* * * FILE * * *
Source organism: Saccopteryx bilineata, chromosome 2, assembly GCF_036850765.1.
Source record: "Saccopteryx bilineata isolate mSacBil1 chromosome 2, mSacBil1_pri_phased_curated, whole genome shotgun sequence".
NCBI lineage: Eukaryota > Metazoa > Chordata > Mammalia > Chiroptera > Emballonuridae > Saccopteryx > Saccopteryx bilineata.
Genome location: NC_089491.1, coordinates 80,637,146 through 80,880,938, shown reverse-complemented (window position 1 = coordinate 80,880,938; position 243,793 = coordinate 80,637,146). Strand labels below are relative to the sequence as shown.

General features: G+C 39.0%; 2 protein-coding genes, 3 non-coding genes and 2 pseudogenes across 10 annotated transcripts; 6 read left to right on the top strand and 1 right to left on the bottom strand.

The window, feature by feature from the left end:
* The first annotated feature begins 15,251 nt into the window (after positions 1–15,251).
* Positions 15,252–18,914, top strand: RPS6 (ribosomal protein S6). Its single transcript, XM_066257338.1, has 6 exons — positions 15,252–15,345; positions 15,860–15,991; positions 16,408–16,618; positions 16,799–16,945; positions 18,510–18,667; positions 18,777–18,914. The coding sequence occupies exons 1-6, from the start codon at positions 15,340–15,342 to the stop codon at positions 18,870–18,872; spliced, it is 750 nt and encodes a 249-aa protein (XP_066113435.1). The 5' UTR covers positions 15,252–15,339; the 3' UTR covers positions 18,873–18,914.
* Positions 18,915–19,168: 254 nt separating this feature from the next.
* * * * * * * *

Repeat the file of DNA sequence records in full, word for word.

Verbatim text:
Source organism: Saccopteryx bilineata, chromosome 2, assembly GCF_036850765.1.
Source record: "Saccopteryx bilineata isolate mSacBil1 chromosome 2, mSacBil1_pri_phased_curated, whole genome shotgun sequence".
NCBI lineage: Eukaryota > Metazoa > Chordata > Mammalia > Chiroptera > Emballonuridae > Saccopteryx > Saccopteryx bilineata.
Genome location: NC_089491.1, coordinates 80,637,146 through 80,880,938, shown reverse-complemented (window position 1 = coordinate 80,880,938; position 243,793 = coordinate 80,637,146). Strand labels below are relative to the sequence as shown.

General features: G+C 39.0%; 2 protein-coding genes, 3 non-coding genes and 2 pseudogenes across 10 annotated transcripts; 6 read left to right on the top strand and 1 right to left on the bottom strand.

The window, feature by feature from the left end:
* The first annotated feature begins 15,251 nt into the window (after positions 1–15,251).
* Positions 15,252–18,914, top strand: RPS6 (ribosomal protein S6). Its single transcript, XM_066257338.1, has 6 exons — positions 15,252–15,345; positions 15,860–15,991; positions 16,408–16,618; positions 16,799–16,945; positions 18,510–18,667; positions 18,777–18,914. The coding sequence occupies exons 1-6, from the start codon at positions 15,340–15,342 to the stop codon at positions 18,870–18,872; spliced, it is 750 nt and encodes a 249-aa protein (XP_066113435.1). The 5' UTR covers positions 15,252–15,339; the 3' UTR covers positions 18,873–18,914.
* Positions 18,915–19,168: 254 nt separating this feature from the next.